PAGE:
I'm sort of curious about your other utilities. Did you call the water company, gas company, trash removal company and shut off these services/tell them you were no longer responsible? Or can you expect to receive collections bills for these also? What about cable and internet? How exactly did you forget to shut off your services with the electric company?

I'm also curious whether the new owner will try to argue that it was a handshake agreement that you'd continue to pay for X amount of time and the proof is in the fact that you didn't remove yourself from the utility. If I were a villain, that's how I'd play it.
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Old 11-30-2015, 10:57 PM
 
6,110 posts, read 3,302,330 times
Reputation: 12999
The OP is now throwing good money after bad by burning pixels complaining about a problem he created. Is this possibly one of those people who got a participation trophy and never learned to take responsibility for his own actions (or lack of actions)?
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Old 11-30-2015, 11:06 PM
 
Location: la la land
26,943 posts, read 11,259,968 times
Reputation: 19192
Quote:
Originally Posted by SkyeBright View Post
I'm sort of curious about your other utilities. Did you call the water company, gas company, trash removal company and shut off these services/tell them you were no longer responsible? Or can you expect to receive collections bills for these also? What about cable and internet? How exactly did you forget to shut off your services with the electric company?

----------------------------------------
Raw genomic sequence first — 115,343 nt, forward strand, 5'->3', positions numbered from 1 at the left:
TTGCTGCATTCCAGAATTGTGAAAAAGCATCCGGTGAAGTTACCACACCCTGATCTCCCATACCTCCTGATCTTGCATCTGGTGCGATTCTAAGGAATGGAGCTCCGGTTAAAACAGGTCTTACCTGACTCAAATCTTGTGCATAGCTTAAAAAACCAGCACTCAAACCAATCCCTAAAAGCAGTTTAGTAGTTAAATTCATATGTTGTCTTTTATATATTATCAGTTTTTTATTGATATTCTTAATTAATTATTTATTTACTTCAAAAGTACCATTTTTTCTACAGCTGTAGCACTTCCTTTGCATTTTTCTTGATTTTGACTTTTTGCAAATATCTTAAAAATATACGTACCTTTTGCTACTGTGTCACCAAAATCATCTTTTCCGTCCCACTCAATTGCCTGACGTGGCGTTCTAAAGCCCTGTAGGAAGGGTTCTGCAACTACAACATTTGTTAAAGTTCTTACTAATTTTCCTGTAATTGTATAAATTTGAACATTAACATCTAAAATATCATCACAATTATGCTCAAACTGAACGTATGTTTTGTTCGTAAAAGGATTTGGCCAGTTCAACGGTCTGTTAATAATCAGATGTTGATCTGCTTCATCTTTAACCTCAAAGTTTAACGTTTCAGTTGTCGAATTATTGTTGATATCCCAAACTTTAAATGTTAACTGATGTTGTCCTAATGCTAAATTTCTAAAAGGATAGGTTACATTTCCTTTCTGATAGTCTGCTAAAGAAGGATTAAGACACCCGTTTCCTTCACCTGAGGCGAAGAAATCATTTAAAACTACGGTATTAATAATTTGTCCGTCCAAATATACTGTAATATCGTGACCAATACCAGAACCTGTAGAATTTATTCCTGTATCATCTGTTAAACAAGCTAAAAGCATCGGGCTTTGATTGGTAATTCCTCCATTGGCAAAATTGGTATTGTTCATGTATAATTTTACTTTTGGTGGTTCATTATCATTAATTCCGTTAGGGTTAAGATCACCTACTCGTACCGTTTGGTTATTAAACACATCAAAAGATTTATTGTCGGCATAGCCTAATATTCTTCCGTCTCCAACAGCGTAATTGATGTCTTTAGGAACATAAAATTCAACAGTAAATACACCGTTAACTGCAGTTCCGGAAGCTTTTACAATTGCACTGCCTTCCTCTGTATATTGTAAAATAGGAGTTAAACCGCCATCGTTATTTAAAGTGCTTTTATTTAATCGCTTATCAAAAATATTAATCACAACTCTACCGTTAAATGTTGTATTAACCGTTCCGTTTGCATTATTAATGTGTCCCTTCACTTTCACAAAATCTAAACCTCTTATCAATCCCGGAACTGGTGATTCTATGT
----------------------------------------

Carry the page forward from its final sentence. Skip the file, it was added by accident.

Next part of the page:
I'm also curious whether the new owner will try to argue that it was a handshake agreement that you'd continue to pay for X amount of time and the proof is in the fact that you didn't remove yourself from the utility. If I were a villain, that's how I'd play it.
I don't think the buyer would have much luck with that...any transactions having to do with the sale of the house would have been part of the escrow process. Even if you agree to sell your refrigerator to the buyer it's recorded by the title company.
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Old 12-01-2015, 06:09 AM
 
8,687 posts, read 8,858,196 times
Reputation: 12134
When I sold my place 3 months ago, the first calls I made when I walked out of the closing was to the utility companies to have them close the electric and gas accounts in my name.

Pretty common sense really.
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Old 12-01-2015, 06:24 AM
 
10,248 posts, read 6,454,577 times
Reputation: 10821
Quote:
Originally Posted by BostonMike7 View Post
When I sold my place 3 months ago, the first calls I made when I walked out of the closing was to the utility companies to have them close the electric and gas accounts in my name.

Pretty common sense really.
And as a buyer one should also have the common sense to call and have it set up to be turned on at closing in your name.